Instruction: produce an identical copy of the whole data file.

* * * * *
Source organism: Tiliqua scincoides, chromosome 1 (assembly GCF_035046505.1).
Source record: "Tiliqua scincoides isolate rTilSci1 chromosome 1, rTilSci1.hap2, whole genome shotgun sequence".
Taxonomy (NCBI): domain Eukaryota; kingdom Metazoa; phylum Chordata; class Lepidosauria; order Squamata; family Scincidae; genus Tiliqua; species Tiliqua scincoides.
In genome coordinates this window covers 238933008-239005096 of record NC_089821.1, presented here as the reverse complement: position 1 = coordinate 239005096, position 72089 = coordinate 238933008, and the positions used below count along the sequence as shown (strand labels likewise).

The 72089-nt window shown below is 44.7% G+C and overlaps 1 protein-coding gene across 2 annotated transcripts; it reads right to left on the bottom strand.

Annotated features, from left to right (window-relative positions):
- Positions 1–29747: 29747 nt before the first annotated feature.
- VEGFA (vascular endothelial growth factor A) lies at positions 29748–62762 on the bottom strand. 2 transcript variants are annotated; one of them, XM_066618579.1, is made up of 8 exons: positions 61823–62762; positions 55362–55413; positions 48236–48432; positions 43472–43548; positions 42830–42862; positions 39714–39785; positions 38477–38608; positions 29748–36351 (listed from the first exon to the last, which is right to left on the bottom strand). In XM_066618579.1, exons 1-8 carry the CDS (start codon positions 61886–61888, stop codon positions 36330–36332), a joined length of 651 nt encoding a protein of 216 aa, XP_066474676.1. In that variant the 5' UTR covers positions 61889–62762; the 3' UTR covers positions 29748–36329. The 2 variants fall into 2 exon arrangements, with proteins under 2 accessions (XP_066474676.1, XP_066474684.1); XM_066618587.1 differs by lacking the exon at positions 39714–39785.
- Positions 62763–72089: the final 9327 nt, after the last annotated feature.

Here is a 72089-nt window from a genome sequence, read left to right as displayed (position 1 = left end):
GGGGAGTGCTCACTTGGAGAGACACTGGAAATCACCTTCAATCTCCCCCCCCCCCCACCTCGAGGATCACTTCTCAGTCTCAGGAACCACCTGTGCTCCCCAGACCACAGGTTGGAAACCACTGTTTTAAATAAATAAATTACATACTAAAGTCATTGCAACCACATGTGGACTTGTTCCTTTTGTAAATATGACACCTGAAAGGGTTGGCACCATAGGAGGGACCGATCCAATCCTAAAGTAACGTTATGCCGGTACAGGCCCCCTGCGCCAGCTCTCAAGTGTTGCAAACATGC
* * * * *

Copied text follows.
Source organism: Tiliqua scincoides, chromosome 1 (assembly GCF_035046505.1).
Source record: "Tiliqua scincoides isolate rTilSci1 chromosome 1, rTilSci1.hap2, whole genome shotgun sequence".
Taxonomy (NCBI): domain Eukaryota; kingdom Metazoa; phylum Chordata; class Lepidosauria; order Squamata; family Scincidae; genus Tiliqua; species Tiliqua scincoides.
In genome coordinates this window covers 238933008-239005096 of record NC_089821.1, presented here as the reverse complement: position 1 = coordinate 239005096, position 72089 = coordinate 238933008, and the positions used below count along the sequence as shown (strand labels likewise).

The 72089-nt window shown below is 44.7% G+C and overlaps 1 protein-coding gene across 2 annotated transcripts; it reads right to left on the bottom strand.

Annotated features, from left to right (window-relative positions):
- Positions 1–29747: 29747 nt before the first annotated feature.
- VEGFA (vascular endothelial growth factor A) lies at positions 29748–62762 on the bottom strand. 2 transcript variants are annotated; one of them, XM_066618579.1, is made up of 8 exons: positions 61823–62762; positions 55362–55413; positions 48236–48432; positions 43472–43548; positions 42830–42862; positions 39714–39785; positions 38477–38608; positions 29748–36351 (listed from the first exon to the last, which is right to left on the bottom strand). In XM_066618579.1, exons 1-8 carry the CDS (start codon positions 61886–61888, stop codon positions 36330–36332), a joined length of 651 nt encoding a protein of 216 aa, XP_066474676.1. In that variant the 5' UTR covers positions 61889–62762; the 3' UTR covers positions 29748–36329. The 2 variants fall into 2 exon arrangements, with proteins under 2 accessions (XP_066474676.1, XP_066474684.1); XM_066618587.1 differs by lacking the exon at positions 39714–39785.
- Positions 62763–72089: the final 9327 nt, after the last annotated feature.

Here is a 72089-nt window from a genome sequence, read left to right as displayed (position 1 = left end):
GGGGAGTGCTCACTTGGAGAGACACTGGAAATCACCTTCAATCTCCCCCCCCCCCCACCTCGAGGATCACTTCTCAGTCTCAGGAACCACCTGTGCTCCCCAGACCACAGGTTGGAAACCACTGTTTTAAATAAATAAATTACATACTAAAGTCATTGCAACCACATGTGGACTTGTTCCTTTTGTAAATATGACACCTGAAAGGGTTGGCACCATAGGAGGGACCGATCCAATCCTAAAGTAACGTTATGCCGGTACAGGCCCCCTGCGCCAGCTCTCAAGTGTTGCAAACATGC